QUEENSLAND ESTATE LITIGATION LAWYERS

Are you considering challenging a Will? Do you think you have been unfairly left out of a Will? Do you feel that you haven’t received what you deserved from a deceased estate? If you answer yes to any of these questions our legal team can offer:

  1. No obligation free consultation
  2. Professional advice you can trust
  3. Over 30 years of experience in estate litigation

Below are some frequently asked questions that could assist you with your enquiry.

What is estate litigation?

The Succession Act 1991 in Queensland provides that if someone is dissatisfied with the terms of a Will, or if the deceased did not have a Will and someone thinks the rules of intestacy are unfair, they can apply to the Court for ‘proper maintenance and support’ from the estate. The circumstances that give rise to a claim are typically;

  • You have been left out of a Will.
  • You have not received what you thought you were entitled to.
  • You have not received what you were promised.

Other forms of estate disputes arise out of the following circumstances;

  • The deceased did not have capacity when they signed their Will.
  • The deceased did not make their Will of their own free will.
  • You believe the Will has been tampered with.

Strict time limits apply in Queensland for applying for further provision from an estate. To better understand and protect your rights, please contact our office to arrange a free no obligation consultation.

Who is entitled to make a claim?

Not ‘anyone’ can make a claim for proper maintenance and support. The Succession Act provides the following people can make a claim against the estate.

Spouse (which includes)

  • Legally married couples
  • De Facto couples
  • Same sex couples
  • Registered partnerships
  • Former spouse (in limited circumstances)

Children (which include);

  • Biological children
  • Stepchild children
  • Adopted children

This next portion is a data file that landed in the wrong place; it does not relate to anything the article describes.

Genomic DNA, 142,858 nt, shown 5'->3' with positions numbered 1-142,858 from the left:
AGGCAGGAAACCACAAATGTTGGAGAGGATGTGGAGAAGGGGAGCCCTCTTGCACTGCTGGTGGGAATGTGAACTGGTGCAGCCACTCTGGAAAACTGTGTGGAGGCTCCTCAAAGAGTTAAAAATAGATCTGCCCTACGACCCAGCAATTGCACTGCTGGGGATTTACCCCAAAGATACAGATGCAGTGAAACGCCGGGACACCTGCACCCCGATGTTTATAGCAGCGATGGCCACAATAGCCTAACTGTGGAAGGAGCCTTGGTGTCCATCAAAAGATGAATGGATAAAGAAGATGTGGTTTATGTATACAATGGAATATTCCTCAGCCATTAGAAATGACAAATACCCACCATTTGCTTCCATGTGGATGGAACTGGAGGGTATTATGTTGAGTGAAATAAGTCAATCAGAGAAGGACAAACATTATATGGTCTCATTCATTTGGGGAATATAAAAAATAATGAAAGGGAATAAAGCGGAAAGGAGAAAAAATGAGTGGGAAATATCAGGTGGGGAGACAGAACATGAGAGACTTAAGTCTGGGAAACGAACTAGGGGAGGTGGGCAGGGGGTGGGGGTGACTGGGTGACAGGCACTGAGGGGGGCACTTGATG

A dependent;

Which means any person who was wholly or substantially maintained by that deceased person at the time of the deceased’s death. Generally these people are.

  • A parent of the deceased;
  • A grandchild of the deceased
  • A parent of a surviving child under the age of 18 of that deceased person.
  • A person under the age of eighteen.

If you want to discuss if you are entitled to make a claim, please contact our office for a free consultation to better understand your rights.

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What do I have to prove for my claim to be successful?

In order for your claim to be successful, you have to prove that you have not been provided adequate provision from the estate.  Estate disputes are all unique and depend on many factors. Generally, the Court will consider five things when determining your application:

  • Your financial position.
  • The financial position of the other beneficiaries.
  • The size and nature of the deceased estate.
  • The totality of the relationship between yourself and the deceased.
  • The relationship between the deceased and the other persons who have a legitimate claim on the estate.

Each case is determined on its own unique set of factual circumstances.  In order to discuss your entitlement, please contact us for a free consultation.

What time limits apply if you want to bring an application against an estate?

Strict time limits apply in making an application for further and better provisions from a deceased estate.  In Queensland you have 6 months from the date of death to notify the executor of the estate you intend to bring an application for proper support and maintenance from an estate. You have 9 months from the date of death to file your application in Court.

The Court has discretion to extend the time periods when filing your application, although it can be costly.  In order to protect your rights, please contact our office for a free consultation to discuss your entitlement.

Do I have to go to Court?

No. The Court makes parties to an estate dispute attend mediation in an attempt to settle the claim. Most claims settle at mediation, although if the claim cannot be resolved, the matter will proceed to trial.

Who pays my legal costs for bringing an application or for challenging a Will?

Generally, the legal costs of challenging a Will are paid directly from the estate.  In respect to an unsuccessful claim, in some instances the Court has ordered the unsuccessful party has to pay the legal costs to the estate.

We provide a detailed analysis of your claim before commencing proceedings so you are fully aware of your legal position.